‘Kabul safe under Taliban’: Why countries like China, Russia have become favourite of terrorist group

Even as images of Afghans crouching on the tarmac of Kabul airport and glued to the undercarriage of planes shocked the world on Monday and underscored the desperation of leaving many, many countries in the country. He praised the Taliban for ensuring “peace and security”. As the Taliban take control of Afghanistan, here’s how the insurgent group ties in with international powers:

The neighboring country, which refused to recognize Taliban rule when it first occupied Afghanistan in 1996, was one of the first to open doors to extremists as they began to make territorial gains in the war-torn country amid withdrawal. Did. of American forces. China has already evacuated 210 of its citizens from Afghanistan in a chartered plane this week.

The Taliban has said it views China as a “friend” of Afghanistan and has assured Beijing that it will not host Uighur Islamist militants from the volatile Xinjiang province, a major concern for the Chinese government.

China’s remarkable innings was on display in late July, when its Foreign Minister Wang Yi welcomed a Taliban delegation to the northern port of Tianjin as the group made gains against the administration of President Ashraf Ghani, who fled the country on Sunday. Were. Wang’s support of the Taliban’s “critical role” in governing Afghanistan provided a significant boost to legitimacy for an organization that has long been a global pariah for its support of terrorism and the suppression of women.

Beijing is concerned that under Taliban rule, Afghanistan will become the center of the East Turkestan Islamic Movement (ETIM), a separatist organization linked to al-Qaeda, which is insurgent in Xinjiang.

Russia’s ambassador to Afghanistan on Monday praised the Taliban’s conduct and said the group, which is still officially designated a terrorist organization in Russia, made Kabul safer than previous officials in the first 24 hours. Was.

Ambassador Dmitry Zhirnov’s comments reflect an undeniable effort by Russia to deepen its well-established ties with the Taliban, while for now, to recognize the radical Islamist group as the legitimate rulers of the country that Moscow has ceded. Tried to control before and failed. The Soviet Union withdrew its last army in 1989.

The country fought a 10-year war in Afghanistan that ended with the withdrawal of Soviet troops in 1989. It has made a diplomatic return to Afghanistan as a power broker, mediating between feudal factions with Washington as jockeys for influence in the country. In 2019, it hosted talks between various Afghan factions.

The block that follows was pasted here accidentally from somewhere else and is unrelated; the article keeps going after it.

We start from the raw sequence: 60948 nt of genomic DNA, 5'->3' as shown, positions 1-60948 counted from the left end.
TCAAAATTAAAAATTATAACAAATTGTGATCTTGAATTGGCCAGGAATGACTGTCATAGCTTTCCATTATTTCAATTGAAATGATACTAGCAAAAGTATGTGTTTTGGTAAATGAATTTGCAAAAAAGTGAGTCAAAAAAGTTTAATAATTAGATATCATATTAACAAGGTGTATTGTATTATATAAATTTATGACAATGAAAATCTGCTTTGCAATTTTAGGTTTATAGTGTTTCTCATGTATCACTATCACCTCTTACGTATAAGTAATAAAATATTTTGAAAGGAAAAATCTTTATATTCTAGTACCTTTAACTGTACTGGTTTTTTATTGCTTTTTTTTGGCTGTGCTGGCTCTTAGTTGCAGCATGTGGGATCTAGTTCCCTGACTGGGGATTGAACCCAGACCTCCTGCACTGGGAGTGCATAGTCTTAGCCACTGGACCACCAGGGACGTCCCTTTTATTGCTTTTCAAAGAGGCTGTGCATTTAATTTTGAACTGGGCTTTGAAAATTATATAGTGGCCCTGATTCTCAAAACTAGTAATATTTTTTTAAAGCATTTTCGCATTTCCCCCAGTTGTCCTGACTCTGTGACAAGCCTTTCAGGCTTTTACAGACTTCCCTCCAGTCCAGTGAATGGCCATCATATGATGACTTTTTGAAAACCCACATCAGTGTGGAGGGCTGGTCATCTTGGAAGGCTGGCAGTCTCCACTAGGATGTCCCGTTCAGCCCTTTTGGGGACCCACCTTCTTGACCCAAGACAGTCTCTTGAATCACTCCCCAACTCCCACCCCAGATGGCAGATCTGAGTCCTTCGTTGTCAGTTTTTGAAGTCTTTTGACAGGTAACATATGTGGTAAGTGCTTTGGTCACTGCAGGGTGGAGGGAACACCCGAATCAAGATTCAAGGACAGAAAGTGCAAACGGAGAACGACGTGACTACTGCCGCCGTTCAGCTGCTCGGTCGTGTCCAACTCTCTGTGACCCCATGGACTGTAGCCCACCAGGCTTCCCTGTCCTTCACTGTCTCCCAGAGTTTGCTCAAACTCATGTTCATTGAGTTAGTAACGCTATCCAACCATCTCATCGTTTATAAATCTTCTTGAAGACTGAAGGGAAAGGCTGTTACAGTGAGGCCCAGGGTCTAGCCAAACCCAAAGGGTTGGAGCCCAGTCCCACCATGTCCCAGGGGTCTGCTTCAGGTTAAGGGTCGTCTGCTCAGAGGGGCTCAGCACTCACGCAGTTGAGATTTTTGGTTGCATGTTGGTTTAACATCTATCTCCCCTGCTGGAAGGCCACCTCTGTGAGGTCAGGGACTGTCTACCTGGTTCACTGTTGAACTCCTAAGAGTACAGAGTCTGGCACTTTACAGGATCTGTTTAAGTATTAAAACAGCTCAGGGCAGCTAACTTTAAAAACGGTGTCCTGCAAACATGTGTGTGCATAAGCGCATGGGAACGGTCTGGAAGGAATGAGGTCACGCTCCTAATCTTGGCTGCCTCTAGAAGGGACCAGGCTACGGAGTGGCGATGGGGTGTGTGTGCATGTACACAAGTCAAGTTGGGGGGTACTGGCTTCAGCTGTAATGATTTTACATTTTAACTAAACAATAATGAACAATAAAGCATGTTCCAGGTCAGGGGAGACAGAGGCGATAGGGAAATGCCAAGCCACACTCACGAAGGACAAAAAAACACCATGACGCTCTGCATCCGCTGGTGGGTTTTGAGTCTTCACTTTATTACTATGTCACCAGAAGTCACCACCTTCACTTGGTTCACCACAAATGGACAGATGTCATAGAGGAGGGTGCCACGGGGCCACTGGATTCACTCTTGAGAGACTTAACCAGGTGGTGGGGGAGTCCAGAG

The Taliban delegation met senior Russian diplomats during two days of talks, emphasizing that the movement honors the end of an agreement signed last year on Qatar, where the Taliban holds a political office. According to a report in the Financial Times, President Putin is basking in a new relationship with the Taliban that he expects will be threatened by ISIS and al-Qaeda.

On Tuesday, Turkey said it welcomed the “positive message” given by the Taliban to the international community after it seized power in Afghanistan. “We welcome the positive messages given by the Taliban to foreigners, diplomatic missions and their own populations. I hope we will see (the same approach) in his actions,” Turkish Foreign Minister Mevlut Kavusoglu said in televised comments.

It has abandoned plans to capture Kabul airport after NATO’s withdrawal from Afghanistan, but is ready to support the Taliban’s request, two Turkish sources said on Monday after the terror group’s victory in Afghanistan was in turmoil. said between

Turkey, which has 600 troops in Afghanistan, had offered to keep them in Kabul for security and operation of the airport after other NATO members withdrew, discussing details with Washington and President Ashraf Ghani’s government. Had been.

The move to scrap the plans comes after Taliban insurgents swiftly conquered Afghanistan following US President Joe Biden’s decision to withdraw US forces after a 20-year war that cost billions of dollars. Opposition parties in Turkey have criticized the government’s plans, saying such a mission would threaten Turkish troops and calling for their immediate withdrawal amid an escalation in violence.

Afghanistan’s neighbor Uzbekistan said on Tuesday it was in close contact with the Taliban and warned it would “strictly suppress” any attempt to breach its borders once the group effectively seizes power. . Former Soviet Uzbekistan, one of three Central Asian countries bordering Afghanistan, issued the statement after days of devastation in which Afghan troops illegally crossing into the republic while fleeing the Taliban’s advance amid the withdrawal of US-led forces. was seen doing.

Uzbekistan’s foreign ministry said it supported the pledge of “internal Afghan forces” for an inclusive government and said Tashkent “looks forward to achieving a comprehensive peace within the framework of intra-Afghan talks in Doha.” The ministry said it was in talks with the Taliban “on issues of ensuring the security of the borders and maintaining peace in the border region”.